After growing up in Knoxville, Tennessee, and attending art school in Boston, Beauford Delaney arrived in New York in 1929 in time for the rich stimulation of the Harlem Renaissance. He soon became a popular and respected figure among uptown artists and musicians, Greenwich Village bohemians, and the circle of artists centered around the midtown gallery of Alfred Stieglitz. Both his cityscapes and portraits of this period reflect his joy in this dynamic milieu as well as the bold innovations he brought to traditional genres of oil painting.
This portrait of James Baldwin was made when he and Delaney had only recently met, and the aspiring writer was just twenty-one years old. The intensity of the image recalls the portraits of Vincent van Gogh, whom Delaney revered. The piercing eyes, the strongly defined nose and lips, and the trunklike neck give Baldwin the unforgettable presence of an icon, as does the close-up viewpoint of the composition. The daringly juxtaposed passages of raw color radiate with the energy of the mind and heart of this young man, the future author of such novels as Go Tell It on the Mountain (1952) and Giovanni’s Room (1956).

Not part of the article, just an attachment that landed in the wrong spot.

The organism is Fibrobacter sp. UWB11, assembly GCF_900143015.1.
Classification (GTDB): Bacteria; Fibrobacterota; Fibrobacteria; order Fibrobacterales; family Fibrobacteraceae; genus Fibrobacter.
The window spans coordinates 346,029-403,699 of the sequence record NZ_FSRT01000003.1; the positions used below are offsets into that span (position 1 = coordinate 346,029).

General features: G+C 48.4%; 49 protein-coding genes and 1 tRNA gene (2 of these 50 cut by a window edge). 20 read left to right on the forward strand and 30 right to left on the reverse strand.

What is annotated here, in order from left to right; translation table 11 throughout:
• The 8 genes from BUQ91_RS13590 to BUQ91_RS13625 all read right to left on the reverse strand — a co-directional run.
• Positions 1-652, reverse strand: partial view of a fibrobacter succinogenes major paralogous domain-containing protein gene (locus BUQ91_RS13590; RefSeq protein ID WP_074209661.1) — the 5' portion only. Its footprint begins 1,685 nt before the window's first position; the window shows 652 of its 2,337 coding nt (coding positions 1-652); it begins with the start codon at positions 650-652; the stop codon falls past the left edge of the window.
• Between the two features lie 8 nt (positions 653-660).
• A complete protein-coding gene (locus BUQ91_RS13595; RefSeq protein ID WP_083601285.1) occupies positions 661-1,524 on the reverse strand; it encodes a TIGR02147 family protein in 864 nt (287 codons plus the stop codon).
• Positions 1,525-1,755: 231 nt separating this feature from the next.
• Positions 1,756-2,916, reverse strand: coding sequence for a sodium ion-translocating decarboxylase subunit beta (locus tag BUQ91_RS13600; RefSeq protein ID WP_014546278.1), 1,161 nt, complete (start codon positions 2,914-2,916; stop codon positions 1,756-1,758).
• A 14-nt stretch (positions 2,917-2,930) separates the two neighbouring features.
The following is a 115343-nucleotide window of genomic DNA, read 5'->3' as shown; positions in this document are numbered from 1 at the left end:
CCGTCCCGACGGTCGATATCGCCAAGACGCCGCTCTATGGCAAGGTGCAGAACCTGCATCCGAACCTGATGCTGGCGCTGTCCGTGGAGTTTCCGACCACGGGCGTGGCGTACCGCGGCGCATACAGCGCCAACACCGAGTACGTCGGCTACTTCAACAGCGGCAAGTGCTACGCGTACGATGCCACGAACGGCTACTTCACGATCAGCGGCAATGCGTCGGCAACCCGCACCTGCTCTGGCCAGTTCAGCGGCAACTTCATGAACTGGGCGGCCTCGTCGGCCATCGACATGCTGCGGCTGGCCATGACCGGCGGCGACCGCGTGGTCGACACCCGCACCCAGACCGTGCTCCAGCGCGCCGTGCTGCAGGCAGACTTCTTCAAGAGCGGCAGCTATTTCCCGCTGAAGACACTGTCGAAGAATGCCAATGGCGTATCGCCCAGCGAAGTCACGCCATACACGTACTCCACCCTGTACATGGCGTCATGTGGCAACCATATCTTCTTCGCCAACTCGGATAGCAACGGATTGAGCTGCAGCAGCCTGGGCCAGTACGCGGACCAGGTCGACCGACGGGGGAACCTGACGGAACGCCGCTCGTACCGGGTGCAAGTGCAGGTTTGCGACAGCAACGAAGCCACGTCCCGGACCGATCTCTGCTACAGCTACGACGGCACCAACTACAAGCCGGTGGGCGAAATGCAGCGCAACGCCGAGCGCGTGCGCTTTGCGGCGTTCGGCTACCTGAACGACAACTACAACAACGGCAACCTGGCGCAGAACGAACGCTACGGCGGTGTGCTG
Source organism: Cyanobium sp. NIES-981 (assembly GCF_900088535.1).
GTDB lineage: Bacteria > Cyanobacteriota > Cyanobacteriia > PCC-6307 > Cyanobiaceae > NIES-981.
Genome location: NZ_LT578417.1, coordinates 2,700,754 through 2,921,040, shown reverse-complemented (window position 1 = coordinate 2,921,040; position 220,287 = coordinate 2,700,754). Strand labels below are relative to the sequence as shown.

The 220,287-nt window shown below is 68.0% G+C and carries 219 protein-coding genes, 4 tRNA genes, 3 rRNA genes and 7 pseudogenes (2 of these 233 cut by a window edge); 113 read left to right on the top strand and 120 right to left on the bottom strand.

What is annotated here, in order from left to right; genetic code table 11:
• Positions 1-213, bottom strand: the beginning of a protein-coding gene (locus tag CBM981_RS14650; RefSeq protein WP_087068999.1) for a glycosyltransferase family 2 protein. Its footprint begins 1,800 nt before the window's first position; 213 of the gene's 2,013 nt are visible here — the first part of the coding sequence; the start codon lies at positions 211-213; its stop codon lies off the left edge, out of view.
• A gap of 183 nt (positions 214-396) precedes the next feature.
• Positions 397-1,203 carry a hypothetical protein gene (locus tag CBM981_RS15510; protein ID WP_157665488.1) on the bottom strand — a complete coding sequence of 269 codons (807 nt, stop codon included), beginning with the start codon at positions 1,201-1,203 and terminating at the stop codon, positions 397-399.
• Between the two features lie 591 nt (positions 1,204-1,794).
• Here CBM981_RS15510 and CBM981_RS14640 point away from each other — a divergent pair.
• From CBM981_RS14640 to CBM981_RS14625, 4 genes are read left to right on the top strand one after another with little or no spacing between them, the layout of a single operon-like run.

Baldwin, who later wrote eloquently about Delaney’s paintings, would call the artist his “principal witness.” The term could be understood literally: over the course of the next thirty years, Delaney portrayed Baldwin in at least ten drawings and paintings. In the 1950s they both joined the growing circle of African American expatriates in Paris, where they remained lifelong friends. Delaney’s move to France explains in part the belated development of his reputation in the United States. In the company of the Museum’s portraits by artists such as Thomas Eakins, Henry Ossawa Tanner, Mary Cassatt, and Alice Neel, Portrait of James Baldwin powerfully affirms Delaney’s distinguished contribution to American modernism. Ann Tempkin, from Philadelphia Museum of Art: Gifts in Honor of the 125th Anniversary (2002), p. 109.
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